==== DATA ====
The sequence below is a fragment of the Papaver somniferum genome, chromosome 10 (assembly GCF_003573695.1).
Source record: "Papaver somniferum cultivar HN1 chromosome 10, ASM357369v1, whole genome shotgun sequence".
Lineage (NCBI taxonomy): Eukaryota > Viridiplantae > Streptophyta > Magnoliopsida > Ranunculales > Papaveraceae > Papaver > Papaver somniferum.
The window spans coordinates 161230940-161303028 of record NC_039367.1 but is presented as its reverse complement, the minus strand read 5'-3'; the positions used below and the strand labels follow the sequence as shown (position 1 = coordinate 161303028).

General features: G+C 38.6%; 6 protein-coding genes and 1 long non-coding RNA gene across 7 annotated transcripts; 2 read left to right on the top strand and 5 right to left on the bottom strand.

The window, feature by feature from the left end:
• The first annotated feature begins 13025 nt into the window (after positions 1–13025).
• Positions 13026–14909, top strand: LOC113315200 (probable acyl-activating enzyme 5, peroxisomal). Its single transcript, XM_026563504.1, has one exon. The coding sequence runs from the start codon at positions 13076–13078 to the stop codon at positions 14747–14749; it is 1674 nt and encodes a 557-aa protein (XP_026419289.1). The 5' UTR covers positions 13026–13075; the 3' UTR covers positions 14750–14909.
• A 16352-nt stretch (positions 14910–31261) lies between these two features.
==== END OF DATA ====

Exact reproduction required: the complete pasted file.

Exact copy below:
The sequence below is a fragment of the Papaver somniferum genome, chromosome 10 (assembly GCF_003573695.1).
Source record: "Papaver somniferum cultivar HN1 chromosome 10, ASM357369v1, whole genome shotgun sequence".
Lineage (NCBI taxonomy): Eukaryota > Viridiplantae > Streptophyta > Magnoliopsida > Ranunculales > Papaveraceae > Papaver > Papaver somniferum.
The window spans coordinates 161230940-161303028 of record NC_039367.1 but is presented as its reverse complement, the minus strand read 5'-3'; the positions used below and the strand labels follow the sequence as shown (position 1 = coordinate 161303028).

General features: G+C 38.6%; 6 protein-coding genes and 1 long non-coding RNA gene across 7 annotated transcripts; 2 read left to right on the top strand and 5 right to left on the bottom strand.

The window, feature by feature from the left end:
• The first annotated feature begins 13025 nt into the window (after positions 1–13025).
• Positions 13026–14909, top strand: LOC113315200 (probable acyl-activating enzyme 5, peroxisomal). Its single transcript, XM_026563504.1, has one exon. The coding sequence runs from the start codon at positions 13076–13078 to the stop codon at positions 14747–14749; it is 1674 nt and encodes a 557-aa protein (XP_026419289.1). The 5' UTR covers positions 13026–13075; the 3' UTR covers positions 14750–14909.
• A 16352-nt stretch (positions 14910–31261) lies between these two features.